44. 44. Samartzis D, Karppinen J, Chan D, Luk KD, Cheung KM. The association of lumbar intervertebral disc degeneration on magnetic resonance imaging with body mass index in overweight and obese adults: a population-based study. Arthritis Rheum. 2012;64(5):1488–96. pmid:22287295.
  45. 45. He Q, Bennett AN, Fan B, Han X, Liu J, Wu K, et al. Assessment of Bidirectional Relationships between Leisure Sedentary Behaviors and Neuropsychiatric Disorders: A Two-Sample Mendelian Randomization Study. Genes (Basel). 2022;13(6). pmid:35741723.
  46. 46. Hallgren M, Dunstan DW, Owen N. Passive Versus Mentally Active Sedentary Behaviors and Depression. Exerc Sport Sci Rev. 2020;48(1). pmid:31663866
  47. 47. Pinheiro MB, Ferreira ML, Refshauge K, Ordoñana JR, Machado GC, Prado LR, et al. Symptoms of Depression and Risk of New Episodes of Low Back Pain: A Systematic Review and Meta-Analysis. Arthritis Care Res (Hoboken). 2015;67(11):1591–603. pmid:25989342.
  48. 48. Nerurkar L, Siebert S, McInnes IB, Cavanagh J. Rheumatoid arthritis and depression: an inflammatory perspective. Lancet Psychiat. 2019;6(2):164–73. pmid:30366684.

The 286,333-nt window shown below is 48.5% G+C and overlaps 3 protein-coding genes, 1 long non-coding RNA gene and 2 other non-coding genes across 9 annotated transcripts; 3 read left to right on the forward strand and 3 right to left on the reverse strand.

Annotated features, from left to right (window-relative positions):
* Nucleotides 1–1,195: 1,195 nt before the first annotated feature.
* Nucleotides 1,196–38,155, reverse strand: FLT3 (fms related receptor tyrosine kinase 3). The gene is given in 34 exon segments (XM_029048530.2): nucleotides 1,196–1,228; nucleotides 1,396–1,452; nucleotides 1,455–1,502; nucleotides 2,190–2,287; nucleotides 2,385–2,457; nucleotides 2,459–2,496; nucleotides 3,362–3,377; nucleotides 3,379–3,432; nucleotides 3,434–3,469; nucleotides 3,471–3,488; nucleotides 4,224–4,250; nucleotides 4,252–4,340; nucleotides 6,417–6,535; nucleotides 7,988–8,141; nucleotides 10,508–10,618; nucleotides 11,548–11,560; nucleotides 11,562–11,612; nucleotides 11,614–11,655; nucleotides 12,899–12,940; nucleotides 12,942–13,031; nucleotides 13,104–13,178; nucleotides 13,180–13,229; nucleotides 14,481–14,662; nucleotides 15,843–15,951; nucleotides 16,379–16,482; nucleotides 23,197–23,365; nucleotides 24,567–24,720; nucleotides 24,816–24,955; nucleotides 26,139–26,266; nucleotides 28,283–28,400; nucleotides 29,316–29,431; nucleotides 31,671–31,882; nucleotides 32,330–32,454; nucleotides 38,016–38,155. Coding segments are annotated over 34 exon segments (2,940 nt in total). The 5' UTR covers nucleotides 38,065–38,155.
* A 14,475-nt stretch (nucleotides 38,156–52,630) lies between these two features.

49. 49. Bontrup C, Taylor WR, Fliesser M, Visscher R, Green T, Wippert PM, et al. Low back pain and its relationship with sitting behaviour among sedentary office workers. Appl Ergon. 2019;81:102894. pmid:31422243.
  50. 50. Davis KG, Kotowski SE. Postural variability: an effective way to reduce musculoskeletal discomfort in office work. Hum Factors. 2014;56(7):1249–61. pmid:25490805.
  51. 51. van Dieën JH, de Looze MP, Hermans V. Effects of dynamic office chairs on trunk kinematics, trunk extensor EMG and spinal shrinkage. Ergonomics. 2001;44(7):739–50. pmid:11437206.
  52. 52. Chen X, Hong X, Gao W, Luo S, Cai J, Liu G, et al. Causal relationship between physical activity, leisure sedentary behaviors and COVID-19 risk: a Mendelian randomization study. J Transl Med. 2022;20(1):216. pmid:35562752.
  53. 53. Wang F, Cai F, Shi R, Wang XH, Wu XT. Aging and age related stresses: a senescence mechanism of intervertebral dis degeneration. Osteoarthritis Cartilage. 2016;24(3):398–408. pmid:26455958.
  54. 54. Buchbinder R, van Tulder M, Öberg B, Costa LM, Woolf A, Schoene M, et al. Low back pain: a call for action. Lancet. 2018;391(10137):2384–8. pmid:29573871.
  55. 55. Lin Z, Deng Y, Pan W. Combining the strengths of inverse-variance weighting and Egger regression in Mendelian randomization using a mixture of regressions model. Plos Genet. 2021;17(11):e1009922. pmid:34793444.